The Oldest College Weekly in America. Founded 1868.

The Colgate Maroon-News

The Oldest College Weekly in America. Founded 1868.

The Colgate Maroon-News

The Oldest College Weekly in America. Founded 1868.

The Colgate Maroon-News

Electric Vehicles vs. Gasoline Cars: Is Biden’s $12 Billion Going Towards the Right Cause?

Graphic by Lauren Stewart

On Aug. 31, the Biden administration offered $12 billion in grants and loans to auto manufacturing companies to increase and expedite electric vehicle (EV) production. At first glance, one might say, “This is great; sustainability is one of the most important government focuses right now.” I feel it is essential to state that I am not here to disagree with this particular claim and other eco-friendly policies. Instead, I want to shine light onto a potential new perspective on a few of the downsides of EVs. With increased pressure on the effects humans are leaving on the environment, people are quickly looking for new alternatives to fossil fuel energy. While this urgency is generally a great uniting force, it is just as crucial that policymakers and scientific experts do not jump onto the first new viable option without examining the long-term consequences. 

As many people are aware, electric vehicles run on lithium-ion batteries. According to EV Connect, experts estimate that the EV battery will last around 200,000 miles, with an average per-charge distance of around 150-300 miles, depending on the make and model. From a quick glance, this all seems like a great substitute for the gas-guzzling cars that produce around 1.5 billion tons of greenhouse gasses into the atmosphere each year (the U.S. accounts for only 15% of global greenhouse gas emissions, according to the Cato Institute). However, there are extreme ecological factors that need to be considered when producing these lithium batteries. There is an extensive process of mining, extraction and processing of lithium, cobalt and nickel to manufacture these batteries, and, evidently, these can have severe ecological consequences. 8 Billion Trees, a non-profit focused on replanting trees worldwide, writes, “The truth that no one likes to admit is that production, shipment, and charging for a new electric vehicle still produces a large amount of carbon emissions.” This highlights the fact that electric vehicles are only as clean as the energy sources used to charge them.

We know that the production and disposal of batteries generates additional pollution, so if the processes involved in charging an EV generate an equal amount of fossil fuel emission, then electric vehicles are really worse for the environment in the long run. The extraction methods for lithium involve miles of lithium, cobalt, manganese, nickel and graphite mining zones. On these sites are gigantic oil-based machines that mine and harvest the minerals needed to produce lithium batteries. Lithium production uses unbelievable amounts of water — around 21 million liters daily, according to Forbes India. Approximately 2.2 million liters of water is needed to produce one ton of lithium. Not only are there high amounts of fossil fuel emissions from the mining zones, but there is also depletion of natural resources for neighboring communities. For example, a town called Toconao in northern Chile has reported decreased levels of usable household water due to the massive exploitation of these minerals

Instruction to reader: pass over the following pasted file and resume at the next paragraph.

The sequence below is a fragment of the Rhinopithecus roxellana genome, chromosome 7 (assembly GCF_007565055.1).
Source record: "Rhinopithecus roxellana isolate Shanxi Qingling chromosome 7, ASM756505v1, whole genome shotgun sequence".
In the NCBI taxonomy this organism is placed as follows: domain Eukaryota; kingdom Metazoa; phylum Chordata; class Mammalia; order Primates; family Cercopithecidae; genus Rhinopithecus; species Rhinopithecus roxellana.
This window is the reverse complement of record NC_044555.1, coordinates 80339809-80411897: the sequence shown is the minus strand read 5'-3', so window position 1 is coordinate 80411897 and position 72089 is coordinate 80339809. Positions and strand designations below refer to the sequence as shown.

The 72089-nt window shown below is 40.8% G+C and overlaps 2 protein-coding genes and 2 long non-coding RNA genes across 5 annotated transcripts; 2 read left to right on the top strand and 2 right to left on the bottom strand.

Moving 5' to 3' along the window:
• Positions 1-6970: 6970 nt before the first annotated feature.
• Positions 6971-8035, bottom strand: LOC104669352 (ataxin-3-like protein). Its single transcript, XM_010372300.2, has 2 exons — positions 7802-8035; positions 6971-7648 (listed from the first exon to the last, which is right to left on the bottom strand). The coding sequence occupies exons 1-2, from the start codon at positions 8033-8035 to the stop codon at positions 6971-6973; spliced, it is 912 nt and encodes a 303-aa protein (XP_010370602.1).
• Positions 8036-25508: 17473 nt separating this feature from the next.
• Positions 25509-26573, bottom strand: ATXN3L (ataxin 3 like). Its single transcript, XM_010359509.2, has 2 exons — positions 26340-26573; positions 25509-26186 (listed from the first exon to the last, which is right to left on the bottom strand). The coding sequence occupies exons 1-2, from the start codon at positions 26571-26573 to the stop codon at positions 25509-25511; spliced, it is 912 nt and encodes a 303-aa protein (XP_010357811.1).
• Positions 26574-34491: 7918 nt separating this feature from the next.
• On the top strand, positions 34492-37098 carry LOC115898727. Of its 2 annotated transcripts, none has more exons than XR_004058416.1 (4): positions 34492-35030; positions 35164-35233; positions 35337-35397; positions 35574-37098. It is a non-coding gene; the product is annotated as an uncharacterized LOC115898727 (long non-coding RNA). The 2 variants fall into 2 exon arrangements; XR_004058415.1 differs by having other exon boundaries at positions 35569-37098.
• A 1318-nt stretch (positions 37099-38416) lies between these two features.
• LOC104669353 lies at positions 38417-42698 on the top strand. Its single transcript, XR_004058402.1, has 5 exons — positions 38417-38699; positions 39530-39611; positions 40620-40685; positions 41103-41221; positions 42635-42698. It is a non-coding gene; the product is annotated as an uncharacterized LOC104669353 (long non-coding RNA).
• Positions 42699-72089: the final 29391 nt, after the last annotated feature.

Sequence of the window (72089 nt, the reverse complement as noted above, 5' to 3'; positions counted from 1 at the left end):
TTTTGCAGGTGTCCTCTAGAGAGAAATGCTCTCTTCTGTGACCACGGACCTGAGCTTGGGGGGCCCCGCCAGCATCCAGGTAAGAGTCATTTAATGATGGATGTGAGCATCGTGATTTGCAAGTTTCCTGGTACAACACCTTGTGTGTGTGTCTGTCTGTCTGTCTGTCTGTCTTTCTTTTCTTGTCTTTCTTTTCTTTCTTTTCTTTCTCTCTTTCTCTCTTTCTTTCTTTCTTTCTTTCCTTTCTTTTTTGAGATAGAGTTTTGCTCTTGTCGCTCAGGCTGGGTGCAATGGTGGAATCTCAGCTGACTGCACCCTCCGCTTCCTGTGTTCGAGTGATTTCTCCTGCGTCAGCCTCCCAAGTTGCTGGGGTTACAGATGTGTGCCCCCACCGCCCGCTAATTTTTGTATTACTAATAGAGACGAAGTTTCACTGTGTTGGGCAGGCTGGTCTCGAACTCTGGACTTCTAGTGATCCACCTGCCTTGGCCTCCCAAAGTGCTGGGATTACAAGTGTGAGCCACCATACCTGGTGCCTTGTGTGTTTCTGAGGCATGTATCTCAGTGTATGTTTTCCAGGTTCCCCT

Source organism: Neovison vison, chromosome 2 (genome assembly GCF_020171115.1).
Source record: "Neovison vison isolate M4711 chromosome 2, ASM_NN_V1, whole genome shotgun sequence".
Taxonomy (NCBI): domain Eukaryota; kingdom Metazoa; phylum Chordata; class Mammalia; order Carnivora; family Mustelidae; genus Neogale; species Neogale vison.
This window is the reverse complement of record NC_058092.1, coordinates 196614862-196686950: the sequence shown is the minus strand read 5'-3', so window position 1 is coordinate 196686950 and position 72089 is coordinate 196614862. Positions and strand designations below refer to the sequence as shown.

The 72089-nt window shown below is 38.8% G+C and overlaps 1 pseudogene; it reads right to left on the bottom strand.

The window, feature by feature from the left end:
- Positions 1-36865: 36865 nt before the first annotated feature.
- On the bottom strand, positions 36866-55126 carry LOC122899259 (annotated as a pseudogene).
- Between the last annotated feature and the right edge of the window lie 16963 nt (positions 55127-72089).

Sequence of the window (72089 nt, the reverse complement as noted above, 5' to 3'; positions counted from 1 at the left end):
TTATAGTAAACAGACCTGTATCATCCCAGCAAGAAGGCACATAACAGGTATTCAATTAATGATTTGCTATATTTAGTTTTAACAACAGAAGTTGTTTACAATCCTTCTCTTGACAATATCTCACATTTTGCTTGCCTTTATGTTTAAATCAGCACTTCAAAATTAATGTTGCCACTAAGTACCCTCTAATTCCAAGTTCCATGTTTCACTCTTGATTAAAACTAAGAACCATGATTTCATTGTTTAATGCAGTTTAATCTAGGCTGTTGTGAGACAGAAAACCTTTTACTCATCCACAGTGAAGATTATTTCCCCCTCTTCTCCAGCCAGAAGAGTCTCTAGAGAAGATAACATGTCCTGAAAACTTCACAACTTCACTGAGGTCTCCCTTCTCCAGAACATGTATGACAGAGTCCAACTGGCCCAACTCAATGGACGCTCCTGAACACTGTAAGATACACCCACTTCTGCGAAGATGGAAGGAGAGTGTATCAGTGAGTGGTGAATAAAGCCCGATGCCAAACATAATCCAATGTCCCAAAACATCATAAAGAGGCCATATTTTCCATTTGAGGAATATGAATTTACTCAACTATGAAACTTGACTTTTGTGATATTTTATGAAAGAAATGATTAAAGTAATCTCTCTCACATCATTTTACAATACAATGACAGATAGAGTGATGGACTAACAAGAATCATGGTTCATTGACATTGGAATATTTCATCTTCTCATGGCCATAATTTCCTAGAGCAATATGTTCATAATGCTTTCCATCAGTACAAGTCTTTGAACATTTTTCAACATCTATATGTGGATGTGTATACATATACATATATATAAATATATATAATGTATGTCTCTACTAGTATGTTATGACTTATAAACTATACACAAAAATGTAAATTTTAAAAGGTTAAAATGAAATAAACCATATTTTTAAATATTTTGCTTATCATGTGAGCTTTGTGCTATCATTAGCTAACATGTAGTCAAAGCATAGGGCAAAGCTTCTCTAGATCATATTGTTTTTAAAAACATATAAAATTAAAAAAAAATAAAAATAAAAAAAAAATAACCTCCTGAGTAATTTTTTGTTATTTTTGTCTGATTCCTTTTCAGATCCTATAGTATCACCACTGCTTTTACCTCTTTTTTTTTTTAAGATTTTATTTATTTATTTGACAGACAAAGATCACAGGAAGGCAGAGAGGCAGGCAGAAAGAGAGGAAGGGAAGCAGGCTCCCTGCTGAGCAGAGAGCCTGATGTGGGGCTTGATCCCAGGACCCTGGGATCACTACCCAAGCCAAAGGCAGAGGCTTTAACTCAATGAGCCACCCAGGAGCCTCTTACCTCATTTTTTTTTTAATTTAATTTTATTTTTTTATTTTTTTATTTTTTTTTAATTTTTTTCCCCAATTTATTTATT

At the end of the day, it is essential to continue exploration and scientific research on new types of renewable resources, energy and ways to protect the planet for future generations. I understand the surface-level appeal that electric vehicles have. The United States and other countries are on the cusp of instituting new regulations to establish EVs as the dominant auto-vehicle transportation method in the coming years. It is essential that we not jump onto the first alternative method of fossil fuel energy and really understand the repercussions of lithium batteries.

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    Tim LaceyDec 8, 2023 at 9:18 am

    Often overlooked is the recyclability of Lithium based batteries, and an emerging industry is forming now to capture these difficult to obtain metals and use them to build entirely new batteries. Regulation could help as well, if this process could be mandated. A number of great articles exist on the web including an April 2022 article on ARSTechnica. This may allow the EV industry to get green, despite the initial round of mining lithium nickel cobalt and other metals needed to build the first rounds of massive EV batteries. Once we have enough metals to build batteries for all our EVs, the hope is that the next generations will start using recovered metals for their batteries.